For our blog today, we are happy to invite our guest contributor, Remi Goc, President of Ignite Web Solutions to share his top 3 tips for protecting yourself from online fraud.
Technology has sure made a lot of things simpler in life. We can instantaneously share pictures and thoughts with our family and friends. But it has also made the criminals’ life easier, they don’t even have to leave their house to persuade someone out of their hard-earned money.
Most of us have received them or heard about it – the email scam. There are many variations, such as the CRA scam – and who could forget the long-lived, and subject to many jokes… the “Nigerian prince” scam.
While the actors and storylines of the scam will change with time, there are a few small steps we can take to protect ourselves from falling prey to email scams, such as:
Email scams work because they target our emotions – greed, shame, fear, anger – scam emails are heavily focused on triggering an emotional response that kicks you into action without really thinking about it. If you find yourself putting logic aside due to the context of an email then set that email aside and come back to it later when the surge of emotion has subsided.
They are loose on details. Sure, a scammer might obtain your email address (it’s not hard to do at all) – but they won’t have other information on you. If you find an e-mail light on personal details (such as your name, address or other identifiable information) then it could be another clue that what you have received is a scam email.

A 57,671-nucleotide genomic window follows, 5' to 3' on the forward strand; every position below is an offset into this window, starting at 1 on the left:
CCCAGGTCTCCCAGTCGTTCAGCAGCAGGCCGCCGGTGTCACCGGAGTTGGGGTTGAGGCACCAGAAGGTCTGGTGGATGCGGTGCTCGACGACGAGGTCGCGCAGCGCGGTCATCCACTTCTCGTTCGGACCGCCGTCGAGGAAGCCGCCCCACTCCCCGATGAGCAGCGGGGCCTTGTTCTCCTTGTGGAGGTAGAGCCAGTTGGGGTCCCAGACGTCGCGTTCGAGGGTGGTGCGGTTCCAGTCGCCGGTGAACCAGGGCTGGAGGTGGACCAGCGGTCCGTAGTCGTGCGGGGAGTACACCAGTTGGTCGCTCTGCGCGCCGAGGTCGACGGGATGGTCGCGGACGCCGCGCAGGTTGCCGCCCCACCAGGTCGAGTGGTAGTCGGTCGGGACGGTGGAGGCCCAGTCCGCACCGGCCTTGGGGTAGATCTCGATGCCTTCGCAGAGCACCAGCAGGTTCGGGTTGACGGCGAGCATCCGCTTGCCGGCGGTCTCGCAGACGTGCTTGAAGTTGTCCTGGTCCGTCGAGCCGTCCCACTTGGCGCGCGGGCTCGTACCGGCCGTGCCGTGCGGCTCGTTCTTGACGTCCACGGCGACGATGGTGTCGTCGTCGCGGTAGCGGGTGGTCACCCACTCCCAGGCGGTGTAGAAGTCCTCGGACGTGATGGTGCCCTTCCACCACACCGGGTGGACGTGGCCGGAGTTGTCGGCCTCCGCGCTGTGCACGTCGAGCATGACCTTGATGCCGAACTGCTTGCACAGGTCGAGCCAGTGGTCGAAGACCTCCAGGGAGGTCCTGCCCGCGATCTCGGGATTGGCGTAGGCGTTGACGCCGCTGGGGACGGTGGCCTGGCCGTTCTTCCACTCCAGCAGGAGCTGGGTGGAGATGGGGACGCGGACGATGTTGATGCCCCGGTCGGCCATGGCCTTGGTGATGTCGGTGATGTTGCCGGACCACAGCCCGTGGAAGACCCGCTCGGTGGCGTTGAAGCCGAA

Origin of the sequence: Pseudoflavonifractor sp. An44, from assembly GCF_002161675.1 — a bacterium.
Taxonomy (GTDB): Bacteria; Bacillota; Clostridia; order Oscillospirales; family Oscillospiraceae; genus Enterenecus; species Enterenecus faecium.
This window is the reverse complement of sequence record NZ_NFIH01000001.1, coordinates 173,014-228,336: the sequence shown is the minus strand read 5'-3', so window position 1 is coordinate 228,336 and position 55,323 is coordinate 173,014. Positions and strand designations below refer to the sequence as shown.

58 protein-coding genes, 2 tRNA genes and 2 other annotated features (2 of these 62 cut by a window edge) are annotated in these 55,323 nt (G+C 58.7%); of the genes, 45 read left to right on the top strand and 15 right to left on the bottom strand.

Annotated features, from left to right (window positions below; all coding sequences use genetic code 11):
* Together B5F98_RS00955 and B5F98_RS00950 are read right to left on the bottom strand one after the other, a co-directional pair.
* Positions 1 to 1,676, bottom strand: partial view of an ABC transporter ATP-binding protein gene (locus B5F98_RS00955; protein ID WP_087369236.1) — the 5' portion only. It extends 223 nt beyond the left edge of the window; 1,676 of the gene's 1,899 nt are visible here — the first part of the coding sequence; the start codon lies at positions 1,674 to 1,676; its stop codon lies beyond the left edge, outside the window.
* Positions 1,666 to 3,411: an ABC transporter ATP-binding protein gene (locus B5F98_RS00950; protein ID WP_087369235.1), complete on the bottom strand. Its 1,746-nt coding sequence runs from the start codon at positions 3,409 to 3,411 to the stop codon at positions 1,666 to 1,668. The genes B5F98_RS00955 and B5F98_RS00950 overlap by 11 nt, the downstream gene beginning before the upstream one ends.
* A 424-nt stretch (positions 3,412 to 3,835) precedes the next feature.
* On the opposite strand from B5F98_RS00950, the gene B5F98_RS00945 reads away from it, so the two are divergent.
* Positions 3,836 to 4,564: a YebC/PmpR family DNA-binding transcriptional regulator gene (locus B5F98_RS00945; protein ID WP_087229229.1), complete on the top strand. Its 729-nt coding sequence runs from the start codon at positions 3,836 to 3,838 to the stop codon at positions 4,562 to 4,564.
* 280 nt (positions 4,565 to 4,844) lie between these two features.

Language – remember when teachers used to tell us that spelling and grammar matter? Scammers didn’t learn this lesson and their language will be subpar with noticeable errors. Reputable companies, banks, and even the CRA will always proofread their communications material!
For best results use a checklist to see how many red flags an email triggers. For example, if an email checks the boxes of the three points described here then the chance that it’s a scam increases greatly.
Scams are about triggering us to react quickly and avoid the “or else” scenario – but they all have something in common – the transfer of money from your bank account to someone else.
So if you find yourself on the receiving end of an email supposedly sent by the lawyer of a long-lost millionaire relative who has no descendants so the money is yours for a small fee – remember the wisdom of the following words… if it’s too good to be true, then it probably is.
Ignite Web Solutions
Servicing the Ottawa Community since 1998. We are now accepting clients in Smith Falls, Kemptville, Prescott, Brockville, through to Kingston, Ontario.
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